Strangers in the Desert

Strangers in the Desert by Lynn Raye Harris Read Free Book Online

Book: Strangers in the Desert by Lynn Raye Harris Read Free Book Online
Authors: Lynn Raye Harris
her neck, back up the other side to the opposite cheek. Rivulets of flame trailed in their wake. Her skin prickled with heat, cooled and then heated again.
    Her lips parted, her tongue darting out to moisten them. His gaze sharpened, followed the motion.
    “You had it all, Isabella,” he said softly, so very softly. “A wealthy husband, a child and the possibility of more. But it wasn’t enough for you.
We
weren’t enough for you. Tell me why I would ever give you that chance again.”
    She swallowed. His eyes were full of emotion, though she wasn’t sure which emotion.
    A thought struck her like a lightning bolt. She could hardly believe it was possible, considering how he’d told her they’d barely known one another, but what if it was? What if it explained everything?
    “Were you …” She swallowed again. “Were you in love with me? Is that why you’re so angry?”
    He looked surprised. But then he shook his head slowly, his eyes mocking her. “Not at all. It was you who loved me.”
    She stiffened beneath his touch, that soft stroking of her skin that she shouldn’t be allowing and yet couldn’t seem to pull away from. “How do you know that?”
    This time the expression on his face was one of pity. “Because you told me so.”
    “I don’t believe you,” she said automatically. If she’d been in love with this man, wouldn’t she have known it? Wouldn’t she feel some sort of connection even now, even with her memory damaged?
    “Believe what you wish, Isabella. It does not change the truth.” His hand dropped away. She wanted to protest, wanted to ask him to keep touching her, but she did not. “And yet it was a lie, wasn’t it? Because if you had loved me—loved us—you would not have run away.”
    “This is very convenient for you,” she said, her soul aching. “If I protest or disagree, you simply tell me that I did this terrible thing, knowing I cannot argue with you. Knowing that I don’t remember what truly happened.” She put her fists on her hips and glared at him. “How do I know you weren’t involved? What if everything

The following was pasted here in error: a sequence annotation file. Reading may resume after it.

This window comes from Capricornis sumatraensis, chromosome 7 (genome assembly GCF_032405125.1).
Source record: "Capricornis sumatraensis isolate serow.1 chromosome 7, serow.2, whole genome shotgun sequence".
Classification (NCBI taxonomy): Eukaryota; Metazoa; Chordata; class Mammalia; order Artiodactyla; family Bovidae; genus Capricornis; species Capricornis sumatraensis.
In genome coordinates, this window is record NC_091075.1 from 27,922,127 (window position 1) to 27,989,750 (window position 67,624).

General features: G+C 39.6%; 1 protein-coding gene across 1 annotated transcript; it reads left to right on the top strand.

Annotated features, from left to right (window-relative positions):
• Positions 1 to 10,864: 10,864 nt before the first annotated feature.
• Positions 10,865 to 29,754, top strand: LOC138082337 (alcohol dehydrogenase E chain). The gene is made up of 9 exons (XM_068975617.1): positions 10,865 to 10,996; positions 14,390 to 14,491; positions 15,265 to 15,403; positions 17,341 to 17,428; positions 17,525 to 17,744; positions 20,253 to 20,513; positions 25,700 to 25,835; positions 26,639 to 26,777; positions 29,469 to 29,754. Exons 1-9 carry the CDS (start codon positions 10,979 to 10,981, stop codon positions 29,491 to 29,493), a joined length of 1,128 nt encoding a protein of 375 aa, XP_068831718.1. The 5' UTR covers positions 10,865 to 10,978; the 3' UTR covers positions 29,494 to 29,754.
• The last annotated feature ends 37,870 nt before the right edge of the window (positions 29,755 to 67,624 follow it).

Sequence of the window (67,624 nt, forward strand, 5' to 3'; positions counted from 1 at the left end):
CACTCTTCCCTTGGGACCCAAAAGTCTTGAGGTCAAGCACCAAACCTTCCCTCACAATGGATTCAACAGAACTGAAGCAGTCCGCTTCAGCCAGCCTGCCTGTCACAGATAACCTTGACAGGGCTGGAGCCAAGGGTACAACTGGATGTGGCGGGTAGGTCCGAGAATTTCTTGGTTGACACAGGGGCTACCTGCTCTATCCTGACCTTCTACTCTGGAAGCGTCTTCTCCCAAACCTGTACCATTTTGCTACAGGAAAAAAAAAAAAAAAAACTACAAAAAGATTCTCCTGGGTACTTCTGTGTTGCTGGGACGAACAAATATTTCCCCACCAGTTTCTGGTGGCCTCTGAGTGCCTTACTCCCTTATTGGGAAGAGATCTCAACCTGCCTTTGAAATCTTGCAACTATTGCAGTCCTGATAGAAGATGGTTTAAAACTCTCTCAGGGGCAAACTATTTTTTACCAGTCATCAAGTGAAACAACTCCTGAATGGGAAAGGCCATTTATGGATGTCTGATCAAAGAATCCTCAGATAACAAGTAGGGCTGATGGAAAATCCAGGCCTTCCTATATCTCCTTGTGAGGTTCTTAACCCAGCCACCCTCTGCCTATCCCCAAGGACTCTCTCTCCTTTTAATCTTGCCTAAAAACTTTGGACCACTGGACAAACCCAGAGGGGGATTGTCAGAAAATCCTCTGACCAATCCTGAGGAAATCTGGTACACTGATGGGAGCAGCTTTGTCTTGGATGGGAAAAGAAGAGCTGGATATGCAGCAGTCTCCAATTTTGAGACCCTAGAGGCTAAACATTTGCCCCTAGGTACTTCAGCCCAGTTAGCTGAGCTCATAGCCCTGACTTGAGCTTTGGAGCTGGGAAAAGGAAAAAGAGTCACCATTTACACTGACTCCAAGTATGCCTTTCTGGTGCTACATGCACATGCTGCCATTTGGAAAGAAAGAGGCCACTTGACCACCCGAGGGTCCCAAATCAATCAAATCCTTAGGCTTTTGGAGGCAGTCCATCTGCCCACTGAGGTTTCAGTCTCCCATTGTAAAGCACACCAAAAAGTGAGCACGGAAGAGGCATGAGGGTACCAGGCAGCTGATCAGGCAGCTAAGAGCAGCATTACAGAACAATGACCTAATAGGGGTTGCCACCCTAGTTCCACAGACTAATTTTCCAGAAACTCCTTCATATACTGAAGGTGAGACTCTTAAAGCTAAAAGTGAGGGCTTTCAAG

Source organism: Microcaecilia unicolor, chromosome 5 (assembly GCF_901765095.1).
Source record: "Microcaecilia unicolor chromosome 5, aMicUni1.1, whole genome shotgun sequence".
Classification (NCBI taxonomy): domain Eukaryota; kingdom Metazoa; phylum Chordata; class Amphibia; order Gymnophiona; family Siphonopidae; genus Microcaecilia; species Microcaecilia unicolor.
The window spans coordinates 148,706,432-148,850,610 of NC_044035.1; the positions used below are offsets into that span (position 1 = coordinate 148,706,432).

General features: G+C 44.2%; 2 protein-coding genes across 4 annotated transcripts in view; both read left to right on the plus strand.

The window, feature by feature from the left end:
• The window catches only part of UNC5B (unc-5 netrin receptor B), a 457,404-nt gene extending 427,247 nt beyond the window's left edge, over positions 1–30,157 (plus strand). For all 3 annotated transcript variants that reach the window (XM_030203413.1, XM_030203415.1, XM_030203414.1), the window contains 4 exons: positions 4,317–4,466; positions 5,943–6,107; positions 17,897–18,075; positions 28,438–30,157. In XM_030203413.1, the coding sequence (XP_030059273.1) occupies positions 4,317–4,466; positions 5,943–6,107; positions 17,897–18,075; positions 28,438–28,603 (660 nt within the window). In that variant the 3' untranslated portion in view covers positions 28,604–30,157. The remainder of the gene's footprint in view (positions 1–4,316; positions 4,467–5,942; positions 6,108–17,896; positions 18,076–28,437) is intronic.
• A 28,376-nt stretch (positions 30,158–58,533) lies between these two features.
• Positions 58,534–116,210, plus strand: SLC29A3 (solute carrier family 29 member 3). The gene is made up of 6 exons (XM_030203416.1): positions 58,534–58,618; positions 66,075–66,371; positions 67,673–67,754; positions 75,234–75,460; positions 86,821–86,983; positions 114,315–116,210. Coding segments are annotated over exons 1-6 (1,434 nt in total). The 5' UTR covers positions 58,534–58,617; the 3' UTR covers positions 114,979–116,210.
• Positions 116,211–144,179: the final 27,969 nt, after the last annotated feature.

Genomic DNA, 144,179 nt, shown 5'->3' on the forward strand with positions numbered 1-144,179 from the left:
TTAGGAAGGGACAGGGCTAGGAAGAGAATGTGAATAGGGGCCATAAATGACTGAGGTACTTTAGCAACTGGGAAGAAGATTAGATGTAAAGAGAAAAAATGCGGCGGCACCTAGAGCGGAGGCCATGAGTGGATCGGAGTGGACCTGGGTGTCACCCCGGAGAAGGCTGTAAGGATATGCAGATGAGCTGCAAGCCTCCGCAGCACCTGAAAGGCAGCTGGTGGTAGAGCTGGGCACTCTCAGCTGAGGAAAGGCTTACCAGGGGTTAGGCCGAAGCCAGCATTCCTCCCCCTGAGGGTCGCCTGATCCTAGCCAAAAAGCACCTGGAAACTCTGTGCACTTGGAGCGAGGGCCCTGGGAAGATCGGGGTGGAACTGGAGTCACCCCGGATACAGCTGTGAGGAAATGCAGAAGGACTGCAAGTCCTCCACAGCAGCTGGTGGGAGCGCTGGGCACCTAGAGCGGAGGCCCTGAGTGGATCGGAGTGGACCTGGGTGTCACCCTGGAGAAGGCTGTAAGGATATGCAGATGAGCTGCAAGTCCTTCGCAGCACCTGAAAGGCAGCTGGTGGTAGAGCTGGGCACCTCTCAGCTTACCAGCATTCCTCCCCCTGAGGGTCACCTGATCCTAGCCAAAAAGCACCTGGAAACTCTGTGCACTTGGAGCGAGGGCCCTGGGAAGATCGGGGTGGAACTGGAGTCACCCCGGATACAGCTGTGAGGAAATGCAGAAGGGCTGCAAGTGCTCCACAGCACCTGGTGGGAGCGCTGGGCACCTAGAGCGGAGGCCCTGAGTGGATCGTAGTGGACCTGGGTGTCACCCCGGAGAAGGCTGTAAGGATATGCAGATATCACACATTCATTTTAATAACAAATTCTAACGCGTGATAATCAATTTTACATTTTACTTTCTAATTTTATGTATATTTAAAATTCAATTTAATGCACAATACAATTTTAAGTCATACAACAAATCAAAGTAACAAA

you
say is a lie?”
    “There was a time long ago in Jahfar,” he said, “when calling me a liar would have got you a death sentence.”
    “Well, thank God we live in enlightened times!” she snorted.
    Behind Adan, another flight attendant had stopped with one foot in the air as if she had been arrested in motion. She pivoted and started to walk away.
    “Oh, for God’s sake,” Isabella exploded. “Why does everyone tiptoe around you like you’re about to chop off their heads?”
    She hurried past Adan and caught up with the woman. “If you wish to speak to him, please come do so.”
    The girl bowed her head. “His Excellency is busy. I will come another time.”
    Isabella’s blood boiled. She’d had it with his high-handedness, and she didn’t care if he was the prince of the universe. People had jobs to do, and they couldn’t do it with him carrying on like a wounded lion.
    “You wished to ask if we wanted drinks? Food?”
    “Drinks, Your Highness.”
    Isabella was taken aback at the title and almost corrected the girl.
    Until she remembered. She
was
a princess, at least for the moment, and though the staff hadn’t seemed to know it when she’d boarded, they certainly knew so now that she and Adan had been arguing so loudly.
    “I would like water with lemon, please.” She turned to look at Adan, who was still glowering in the same spot. “Your Worship, would you like anything to drink?”
    She thought she saw his jaw grinding. “No.”
    “Very well.” She turned back to the girl. “I’ll just have that water, then.”
    “Yes, Your Highness.” She dipped into a curtsey and was gone, hurrying toward the galley at double speed.
    “I don’t know how you live with yourself,” Isabellasaid. “Terrorizing women, demanding obedience and glaring at everything in sight. Wouldn’t you like, just once, for someone to
want
to talk to you

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